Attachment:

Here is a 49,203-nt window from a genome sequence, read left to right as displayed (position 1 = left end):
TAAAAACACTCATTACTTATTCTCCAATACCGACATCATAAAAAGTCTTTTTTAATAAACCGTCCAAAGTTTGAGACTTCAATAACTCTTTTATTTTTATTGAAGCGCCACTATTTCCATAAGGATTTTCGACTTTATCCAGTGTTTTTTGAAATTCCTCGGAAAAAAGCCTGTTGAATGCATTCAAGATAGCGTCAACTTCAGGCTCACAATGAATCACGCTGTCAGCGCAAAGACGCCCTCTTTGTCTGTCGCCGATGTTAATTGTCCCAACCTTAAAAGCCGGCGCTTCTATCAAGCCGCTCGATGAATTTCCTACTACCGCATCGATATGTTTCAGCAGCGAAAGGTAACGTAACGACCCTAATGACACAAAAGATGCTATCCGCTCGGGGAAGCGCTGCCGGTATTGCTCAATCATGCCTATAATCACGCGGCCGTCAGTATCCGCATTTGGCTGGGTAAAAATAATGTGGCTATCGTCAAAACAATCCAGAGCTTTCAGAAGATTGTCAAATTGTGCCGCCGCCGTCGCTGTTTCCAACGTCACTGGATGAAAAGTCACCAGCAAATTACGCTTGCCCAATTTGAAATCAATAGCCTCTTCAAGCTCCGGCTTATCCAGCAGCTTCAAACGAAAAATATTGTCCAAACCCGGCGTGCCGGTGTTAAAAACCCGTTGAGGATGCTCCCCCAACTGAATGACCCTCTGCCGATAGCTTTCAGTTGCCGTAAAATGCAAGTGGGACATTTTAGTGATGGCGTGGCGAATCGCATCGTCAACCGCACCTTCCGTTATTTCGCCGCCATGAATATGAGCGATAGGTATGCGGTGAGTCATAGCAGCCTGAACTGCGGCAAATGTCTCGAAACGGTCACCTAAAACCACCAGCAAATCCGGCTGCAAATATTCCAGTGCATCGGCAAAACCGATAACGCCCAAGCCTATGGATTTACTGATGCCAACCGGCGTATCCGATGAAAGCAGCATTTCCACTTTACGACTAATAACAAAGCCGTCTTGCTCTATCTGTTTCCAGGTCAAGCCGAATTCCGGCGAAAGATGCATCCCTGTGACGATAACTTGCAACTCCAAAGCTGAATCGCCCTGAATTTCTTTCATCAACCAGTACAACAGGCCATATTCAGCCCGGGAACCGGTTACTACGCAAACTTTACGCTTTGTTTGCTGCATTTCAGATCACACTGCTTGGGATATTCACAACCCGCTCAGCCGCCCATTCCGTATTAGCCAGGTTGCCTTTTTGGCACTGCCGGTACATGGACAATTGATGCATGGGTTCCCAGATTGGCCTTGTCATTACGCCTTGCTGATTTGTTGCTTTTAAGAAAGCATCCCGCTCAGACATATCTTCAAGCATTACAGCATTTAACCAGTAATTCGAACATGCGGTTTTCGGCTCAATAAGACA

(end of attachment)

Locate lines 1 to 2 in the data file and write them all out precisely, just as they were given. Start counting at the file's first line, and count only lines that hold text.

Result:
Here is a 49,203-nt window from a genome sequence, read left to right as displayed (position 1 = left end):
TAAAAACACTCATTACTTATTCTCCAATACCGACATCATAAAAAGTCTTTTTTAATAAACCGTCCAAAGTTTGAGACTTCAATAACTCTTTTATTTTTATTGAAGCGCCACTATTTCCATAAGGATTTTCGACTTTATCCAGTGTTTTTTGAAATTCCTCGGAAAAAAGCCTGTTGAATGCATTCAAGATAGCGTCAACTTCAGGCTCACAATGAATCACGCTGTCAGCGCAAAGACGCCCTCTTTGTCTGTCGCCGATGTTAATTGTCCCAACCTTAAAAGCCGGCGCTTCTATCAAGCCGCTCGATGAATTTCCTACTACCGCATCGATATGTTTCAGCAGCGAAAGGTAACGTAACGACCCTAATGACACAAAAGATGCTATCCGCTCGGGGAAGCGCTGCCGGTATTGCTCAATCATGCCTATAATCACGCGGCCGTCAGTATCCGCATTTGGCTGGGTAAAAATAATGTGGCTATCGTCAAAACAATCCAGAGCTTTCAGAAGATTGTCAAATTGTGCCGCCGCCGTCGCTGTTTCCAACGTCACTGGATGAAAAGTCACCAGCAAATTACGCTTGCCCAATTTGAAATCAATAGCCTCTTCAAGCTCCGGCTTATCCAGCAGCTTCAAACGAAAAATATTGTCCAAACCCGGCGTGCCGGTGTTAAAAACCCGTTGAGGATGCTCCCCCAACTGAATGACCCTCTGCCGATAGCTTTCAGTTGCCGTAAAATGCAAGTGGGACATTTTAGTGATGGCGTGGCGAATCGCATCGTCAACCGCACCTTCCGTTATTTCGCCGCCATGAATATGAGCGATAGGTATGCGGTGAGTCATAGCAGCCTGAACTGCGGCAAATGTCTCGAAACGGTCACCTAAAACCACCAGCAAATCCGGCTGCAAATATTCCAGTGCATCGGCAAAACCGATAACGCCCAAGCCTATGGATTTACTGATGCCAACCGGCGTATCCGATGAAAGCAGCATTTCCACTTTACGACTAATAACAAAGCCGTCTTGCTCTATCTGTTTCCAGGTCAAGCCGAATTCCGGCGAAAGATGCATCCCTGTGACGATAACTTGCAACTCCAAAGCTGAATCGCCCTGAATTTCTTTCATCAACCAGTACAACAGGCCATATTCAGCCCGGGAACCGGTTACTACGCAAACTTTACGCTTTGTTTGCTGCATTTCAGATCACACTGCTTGGGATATTCACAACCCGCTCAGCCGCCCATTCCGTATTAGCCAGGTTGCCTTTTTGGCACTGCCGGTACATGGACAATTGATGCATGGGTTCCCAGATTGGCCTTGTCATTACGCCTTGCTGATTTGTTGCTTTTAAGAAAGCATCCCGCTCAGACATATCTTCAAGCATTACAGCATTTAACCAGTAATTCGAACATGCGGTTTTCGGCTCAATAAGACA